NatureServe Canada's Ecosystem-based automated range maps (EBAR) initiative will develop trusted and publically accessible range maps for priority species. The objectives of the project are to develop national range maps that:
1) incorporate the best available species occurrence information
2) can be reviewed and refined by species experts in an ongoing and efficient manner
3) provide access to reference information of the underlying occurrence data
4) are publically available at no charge
5) are provided in an electronic format that permits efficient customization and integration by biodiversity experts, organizations and decision-makers
EBAR maps combine biodiversity data with expert knowledge to populate ecoshapes with species presence information. Each ecoshape is associated with a set of references for the species information providing transparency regarding the underlying data.
Figure 1. NatureServe Canada’s “Canada terrestrial ecoshapes mosaic” for EBAR mapping. Each ecoshape of an EBAR map contains accessible reference information documenting the decision on whether the species is known to be present, or not present, in a given ecoshape.
NatureServe Canada EBAR maps will support priority programs such as environmental impact assessments, status assessments by the Committee on the Status of Endangered Wildlife in Canada (COSEWIC), Species At Risk Act recovery action plans, the identification of Key Biodiversity Areas (KBAs) and provincial and territorial Species at Risk programs and legislation.
NatureServe Canada EBAR Range Mapping Workflow
We have provided summary information below. Please visit this page in coming weeks for a more detailed description of EBAR processes and products and how you can help support EBAR mapping of priority species.
Species Data “Mining”
Accurate range maps require the best available species data. EBAR maps will incorporate species occurrence information from Conservation Data Centres, provincial, territorial and federal governments, citizen science platforms and digital biodiversity data resources (e.g., GBIF, iNaturalist), academia, non-governmental organizations, industry, species experts and Traditional Ecological Knowledge (TEK).
“Automated” Range Map Generation
The next step in EBAR project workflow is to populate the ecoshapes mosaic (i.e., a mosaic of joined ecoregions, ecodistricts or similar ecological land classifications) with species presence information (e.g., present, not-present, presence assumed) using the mined data. Repeatable GIS-based routines (e.g., python scripts) are employed to facilitate and automate this process as much as possible.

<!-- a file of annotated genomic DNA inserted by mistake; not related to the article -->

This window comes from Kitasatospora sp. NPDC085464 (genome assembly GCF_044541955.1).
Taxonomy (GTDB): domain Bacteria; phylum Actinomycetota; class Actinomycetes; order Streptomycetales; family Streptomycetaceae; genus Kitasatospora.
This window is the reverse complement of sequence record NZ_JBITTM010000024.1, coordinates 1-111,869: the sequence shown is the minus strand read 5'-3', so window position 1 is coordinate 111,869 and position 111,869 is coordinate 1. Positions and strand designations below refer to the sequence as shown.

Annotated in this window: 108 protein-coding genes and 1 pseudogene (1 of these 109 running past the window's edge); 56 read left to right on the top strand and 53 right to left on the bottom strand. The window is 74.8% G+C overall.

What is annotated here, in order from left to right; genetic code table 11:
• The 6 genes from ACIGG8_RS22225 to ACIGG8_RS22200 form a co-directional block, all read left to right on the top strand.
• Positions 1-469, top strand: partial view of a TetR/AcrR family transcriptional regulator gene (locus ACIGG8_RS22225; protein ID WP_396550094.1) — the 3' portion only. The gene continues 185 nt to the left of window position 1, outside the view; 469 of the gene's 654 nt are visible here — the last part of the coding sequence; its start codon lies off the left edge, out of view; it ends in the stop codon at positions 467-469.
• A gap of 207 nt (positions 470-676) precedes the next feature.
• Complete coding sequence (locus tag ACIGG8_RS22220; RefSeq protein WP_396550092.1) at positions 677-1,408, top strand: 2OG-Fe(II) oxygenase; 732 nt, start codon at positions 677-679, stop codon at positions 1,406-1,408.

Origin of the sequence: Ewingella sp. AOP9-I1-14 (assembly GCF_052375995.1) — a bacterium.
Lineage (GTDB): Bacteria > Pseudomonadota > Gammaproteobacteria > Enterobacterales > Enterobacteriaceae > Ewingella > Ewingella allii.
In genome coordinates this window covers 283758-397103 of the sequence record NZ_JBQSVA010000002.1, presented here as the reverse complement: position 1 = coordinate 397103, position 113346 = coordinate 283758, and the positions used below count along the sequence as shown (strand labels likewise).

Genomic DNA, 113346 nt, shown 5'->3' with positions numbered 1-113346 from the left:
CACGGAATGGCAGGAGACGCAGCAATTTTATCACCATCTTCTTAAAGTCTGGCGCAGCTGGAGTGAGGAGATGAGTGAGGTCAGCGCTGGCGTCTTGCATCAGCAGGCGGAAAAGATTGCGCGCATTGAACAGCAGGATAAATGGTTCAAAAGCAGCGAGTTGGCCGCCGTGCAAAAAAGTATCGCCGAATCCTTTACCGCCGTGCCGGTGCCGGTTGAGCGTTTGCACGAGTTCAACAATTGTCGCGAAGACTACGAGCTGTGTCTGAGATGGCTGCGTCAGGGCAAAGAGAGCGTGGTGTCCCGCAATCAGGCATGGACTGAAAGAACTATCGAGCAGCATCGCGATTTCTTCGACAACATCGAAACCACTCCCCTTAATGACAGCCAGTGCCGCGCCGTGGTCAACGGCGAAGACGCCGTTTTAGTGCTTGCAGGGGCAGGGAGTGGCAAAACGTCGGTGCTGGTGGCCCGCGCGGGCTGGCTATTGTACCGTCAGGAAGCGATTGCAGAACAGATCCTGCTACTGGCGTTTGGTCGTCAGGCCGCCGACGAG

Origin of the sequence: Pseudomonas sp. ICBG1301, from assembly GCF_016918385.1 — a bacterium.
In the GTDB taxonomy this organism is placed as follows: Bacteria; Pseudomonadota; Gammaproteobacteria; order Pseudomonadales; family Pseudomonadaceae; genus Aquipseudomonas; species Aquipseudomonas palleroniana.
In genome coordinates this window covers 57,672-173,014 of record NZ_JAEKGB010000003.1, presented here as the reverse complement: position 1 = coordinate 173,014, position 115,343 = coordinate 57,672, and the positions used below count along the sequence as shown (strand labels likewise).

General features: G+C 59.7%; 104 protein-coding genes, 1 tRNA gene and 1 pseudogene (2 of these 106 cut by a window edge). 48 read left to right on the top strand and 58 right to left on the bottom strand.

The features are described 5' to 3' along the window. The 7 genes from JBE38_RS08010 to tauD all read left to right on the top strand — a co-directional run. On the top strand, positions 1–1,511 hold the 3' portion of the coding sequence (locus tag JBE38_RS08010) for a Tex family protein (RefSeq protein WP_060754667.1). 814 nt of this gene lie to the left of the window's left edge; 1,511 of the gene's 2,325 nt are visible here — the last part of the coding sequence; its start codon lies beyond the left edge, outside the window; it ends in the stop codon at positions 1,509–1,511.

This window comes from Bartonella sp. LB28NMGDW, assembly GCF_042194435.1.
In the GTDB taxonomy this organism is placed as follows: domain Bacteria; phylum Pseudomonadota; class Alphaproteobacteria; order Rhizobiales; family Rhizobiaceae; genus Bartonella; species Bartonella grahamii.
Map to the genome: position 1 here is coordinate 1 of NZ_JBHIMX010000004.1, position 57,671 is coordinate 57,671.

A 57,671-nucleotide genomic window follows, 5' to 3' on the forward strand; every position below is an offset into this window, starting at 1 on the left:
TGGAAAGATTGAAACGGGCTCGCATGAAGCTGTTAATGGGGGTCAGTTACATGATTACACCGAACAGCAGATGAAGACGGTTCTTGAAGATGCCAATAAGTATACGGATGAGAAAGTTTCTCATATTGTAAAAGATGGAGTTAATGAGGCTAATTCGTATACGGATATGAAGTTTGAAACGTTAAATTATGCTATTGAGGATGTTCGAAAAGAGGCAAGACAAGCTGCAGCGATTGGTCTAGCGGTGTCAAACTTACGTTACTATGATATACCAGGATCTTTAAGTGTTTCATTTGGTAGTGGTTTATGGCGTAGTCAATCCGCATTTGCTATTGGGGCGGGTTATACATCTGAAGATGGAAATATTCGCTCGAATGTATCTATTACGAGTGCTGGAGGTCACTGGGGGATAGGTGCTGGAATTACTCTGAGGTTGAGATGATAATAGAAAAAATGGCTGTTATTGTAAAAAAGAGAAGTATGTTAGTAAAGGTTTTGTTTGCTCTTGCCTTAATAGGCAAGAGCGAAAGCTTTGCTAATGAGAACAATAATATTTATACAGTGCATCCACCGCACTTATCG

Figure 2. Draft EBAR map for Gypsy Cuckoo Bumble Bee (“automated” mapping phase). The dots show where occurrence information in a specific ecoshape were documented. The next step is to have experts review and refine the map.
Scientific, traditional and other expert knowledge holders will be recruited to review the “automatically generated” EBAR maps and provide suggestions for improving them using additional data and/or their on-the-ground knowledge. An online map-based review tool will allow experts to engage in this process in an efficient and secure manner. Expert review will be critical to fill in data gaps of the “automated” EBAR maps, particularly for lesser known/rare species.
NatureServe Canada will make EBAR maps publically available online at no cost. We are currently focused on developing EBAR maps for the Canada Key Biodiversity Areas (KBA) project and for upcoming COSEWIC status assessments and reassessments. Many of these programs will want to make customize and refine the EBAR maps to meet their program’s needs. NatureServe Canada encourages this and will develop EBAR maps in electronic formats that facilitate customization and integration into standard GIS tools. We do ask that any refinements (i.e., additional presence data, on the ground expertise) that would benefit the original EBAR map be made through the online collaboration tool to ensure that EBAR maps made available publically are based on the best available information.
Figure 3. Draft NatureServe Canada EBAR map (after the expert review and refinement phase) developed for an upcoming COSEWIC status re-assessment of the Short-eared Owl. Presence information for each ecoshape in the Canada terrestrial ecoshapes mosaic was documented for the following occurrence type: breeding, breeding irregular, year-round and wintering.
To learn more about NatureServe Canada's EBAR Mapping Project please contact us at: EBAR-KBA@natureserve.ca